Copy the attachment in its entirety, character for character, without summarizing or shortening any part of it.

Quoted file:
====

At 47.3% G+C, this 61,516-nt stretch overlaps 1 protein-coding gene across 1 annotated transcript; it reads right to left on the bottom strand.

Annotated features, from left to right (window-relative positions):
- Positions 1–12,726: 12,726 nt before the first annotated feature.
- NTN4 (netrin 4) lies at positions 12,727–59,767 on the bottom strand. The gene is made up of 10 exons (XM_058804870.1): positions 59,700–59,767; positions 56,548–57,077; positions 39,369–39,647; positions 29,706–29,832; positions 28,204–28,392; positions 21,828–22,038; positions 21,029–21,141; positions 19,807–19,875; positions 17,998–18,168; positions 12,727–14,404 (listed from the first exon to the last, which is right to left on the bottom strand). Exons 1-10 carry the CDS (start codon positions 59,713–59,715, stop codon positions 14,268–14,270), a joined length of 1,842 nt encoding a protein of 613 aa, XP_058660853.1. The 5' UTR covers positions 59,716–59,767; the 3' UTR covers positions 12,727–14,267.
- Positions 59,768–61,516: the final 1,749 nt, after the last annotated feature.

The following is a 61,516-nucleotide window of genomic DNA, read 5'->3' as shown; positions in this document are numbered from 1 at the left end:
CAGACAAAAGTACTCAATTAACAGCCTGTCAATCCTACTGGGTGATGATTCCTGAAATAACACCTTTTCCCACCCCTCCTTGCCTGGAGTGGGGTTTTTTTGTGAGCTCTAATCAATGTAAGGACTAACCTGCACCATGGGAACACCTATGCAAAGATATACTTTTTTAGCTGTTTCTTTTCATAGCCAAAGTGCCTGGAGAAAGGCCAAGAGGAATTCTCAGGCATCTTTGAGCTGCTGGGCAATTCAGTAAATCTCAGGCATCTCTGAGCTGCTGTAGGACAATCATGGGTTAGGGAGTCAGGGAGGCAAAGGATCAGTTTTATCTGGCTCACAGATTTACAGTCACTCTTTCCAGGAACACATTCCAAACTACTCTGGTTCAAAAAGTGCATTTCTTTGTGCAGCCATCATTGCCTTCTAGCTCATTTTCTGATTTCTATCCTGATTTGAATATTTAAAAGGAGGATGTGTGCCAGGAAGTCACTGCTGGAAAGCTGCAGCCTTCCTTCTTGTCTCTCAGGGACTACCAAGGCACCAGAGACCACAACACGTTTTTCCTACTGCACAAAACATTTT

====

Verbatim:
At 47.3% G+C, this 61,516-nt stretch overlaps 1 protein-coding gene across 1 annotated transcript; it reads right to left on the bottom strand.

Annotated features, from left to right (window-relative positions):
- Positions 1–12,726: 12,726 nt before the first annotated feature.
- NTN4 (netrin 4) lies at positions 12,727–59,767 on the bottom strand. The gene is made up of 10 exons (XM_058804870.1): positions 59,700–59,767; positions 56,548–57,077; positions 39,369–39,647; positions 29,706–29,832; positions 28,204–28,392; positions 21,828–22,038; positions 21,029–21,141; positions 19,807–19,875; positions 17,998–18,168; positions 12,727–14,404 (listed from the first exon to the last, which is right to left on the bottom strand). Exons 1-10 carry the CDS (start codon positions 59,713–59,715, stop codon positions 14,268–14,270), a joined length of 1,842 nt encoding a protein of 613 aa, XP_058660853.1. The 5' UTR covers positions 59,716–59,767; the 3' UTR covers positions 12,727–14,267.
- Positions 59,768–61,516: the final 1,749 nt, after the last annotated feature.

The following is a 61,516-nucleotide window of genomic DNA, read 5'->3' as shown; positions in this document are numbered from 1 at the left end:
CAGACAAAAGTACTCAATTAACAGCCTGTCAATCCTACTGGGTGATGATTCCTGAAATAACACCTTTTCCCACCCCTCCTTGCCTGGAGTGGGGTTTTTTTGTGAGCTCTAATCAATGTAAGGACTAACCTGCACCATGGGAACACCTATGCAAAGATATACTTTTTTAGCTGTTTCTTTTCATAGCCAAAGTGCCTGGAGAAAGGCCAAGAGGAATTCTCAGGCATCTTTGAGCTGCTGGGCAATTCAGTAAATCTCAGGCATCTCTGAGCTGCTGTAGGACAATCATGGGTTAGGGAGTCAGGGAGGCAAAGGATCAGTTTTATCTGGCTCACAGATTTACAGTCACTCTTTCCAGGAACACATTCCAAACTACTCTGGTTCAAAAAGTGCATTTCTTTGTGCAGCCATCATTGCCTTCTAGCTCATTTTCTGATTTCTATCCTGATTTGAATATTTAAAAGGAGGATGTGTGCCAGGAAGTCACTGCTGGAAAGCTGCAGCCTTCCTTCTTGTCTCTCAGGGACTACCAAGGCACCAGAGACCACAACACGTTTTTCCTACTGCACAAAACATTTT